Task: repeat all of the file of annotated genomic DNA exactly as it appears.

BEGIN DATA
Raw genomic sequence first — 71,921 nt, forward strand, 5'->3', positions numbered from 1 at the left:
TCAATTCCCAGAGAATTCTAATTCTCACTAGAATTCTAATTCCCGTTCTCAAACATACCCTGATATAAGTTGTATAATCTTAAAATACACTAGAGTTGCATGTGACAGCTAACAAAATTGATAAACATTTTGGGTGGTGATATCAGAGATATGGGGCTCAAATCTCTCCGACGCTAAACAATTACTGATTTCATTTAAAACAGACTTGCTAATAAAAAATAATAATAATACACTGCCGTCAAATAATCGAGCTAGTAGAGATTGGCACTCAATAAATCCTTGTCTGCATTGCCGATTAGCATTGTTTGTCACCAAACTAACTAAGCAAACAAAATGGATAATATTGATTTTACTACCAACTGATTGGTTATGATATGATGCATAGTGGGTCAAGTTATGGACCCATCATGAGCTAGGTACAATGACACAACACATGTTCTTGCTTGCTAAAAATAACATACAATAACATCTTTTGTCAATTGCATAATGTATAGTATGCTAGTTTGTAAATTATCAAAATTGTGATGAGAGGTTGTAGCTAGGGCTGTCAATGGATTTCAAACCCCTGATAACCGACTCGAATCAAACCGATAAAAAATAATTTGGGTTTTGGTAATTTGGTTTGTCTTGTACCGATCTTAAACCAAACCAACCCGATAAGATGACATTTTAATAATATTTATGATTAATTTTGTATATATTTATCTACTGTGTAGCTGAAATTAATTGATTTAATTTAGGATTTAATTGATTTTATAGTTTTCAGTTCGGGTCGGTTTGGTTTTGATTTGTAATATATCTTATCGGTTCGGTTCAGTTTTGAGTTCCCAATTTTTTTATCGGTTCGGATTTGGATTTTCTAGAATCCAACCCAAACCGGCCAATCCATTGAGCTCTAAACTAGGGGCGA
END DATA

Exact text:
Raw genomic sequence first — 71,921 nt, forward strand, 5'->3', positions numbered from 1 at the left:
TCAATTCCCAGAGAATTCTAATTCTCACTAGAATTCTAATTCCCGTTCTCAAACATACCCTGATATAAGTTGTATAATCTTAAAATACACTAGAGTTGCATGTGACAGCTAACAAAATTGATAAACATTTTGGGTGGTGATATCAGAGATATGGGGCTCAAATCTCTCCGACGCTAAACAATTACTGATTTCATTTAAAACAGACTTGCTAATAAAAAATAATAATAATACACTGCCGTCAAATAATCGAGCTAGTAGAGATTGGCACTCAATAAATCCTTGTCTGCATTGCCGATTAGCATTGTTTGTCACCAAACTAACTAAGCAAACAAAATGGATAATATTGATTTTACTACCAACTGATTGGTTATGATATGATGCATAGTGGGTCAAGTTATGGACCCATCATGAGCTAGGTACAATGACACAACACATGTTCTTGCTTGCTAAAAATAACATACAATAACATCTTTTGTCAATTGCATAATGTATAGTATGCTAGTTTGTAAATTATCAAAATTGTGATGAGAGGTTGTAGCTAGGGCTGTCAATGGATTTCAAACCCCTGATAACCGACTCGAATCAAACCGATAAAAAATAATTTGGGTTTTGGTAATTTGGTTTGTCTTGTACCGATCTTAAACCAAACCAACCCGATAAGATGACATTTTAATAATATTTATGATTAATTTTGTATATATTTATCTACTGTGTAGCTGAAATTAATTGATTTAATTTAGGATTTAATTGATTTTATAGTTTTCAGTTCGGGTCGGTTTGGTTTTGATTTGTAATATATCTTATCGGTTCGGTTCAGTTTTGAGTTCCCAATTTTTTTATCGGTTCGGATTTGGATTTTCTAGAATCCAACCCAAACCGGCCAATCCATTGAGCTCTAAACTAGGGGCGA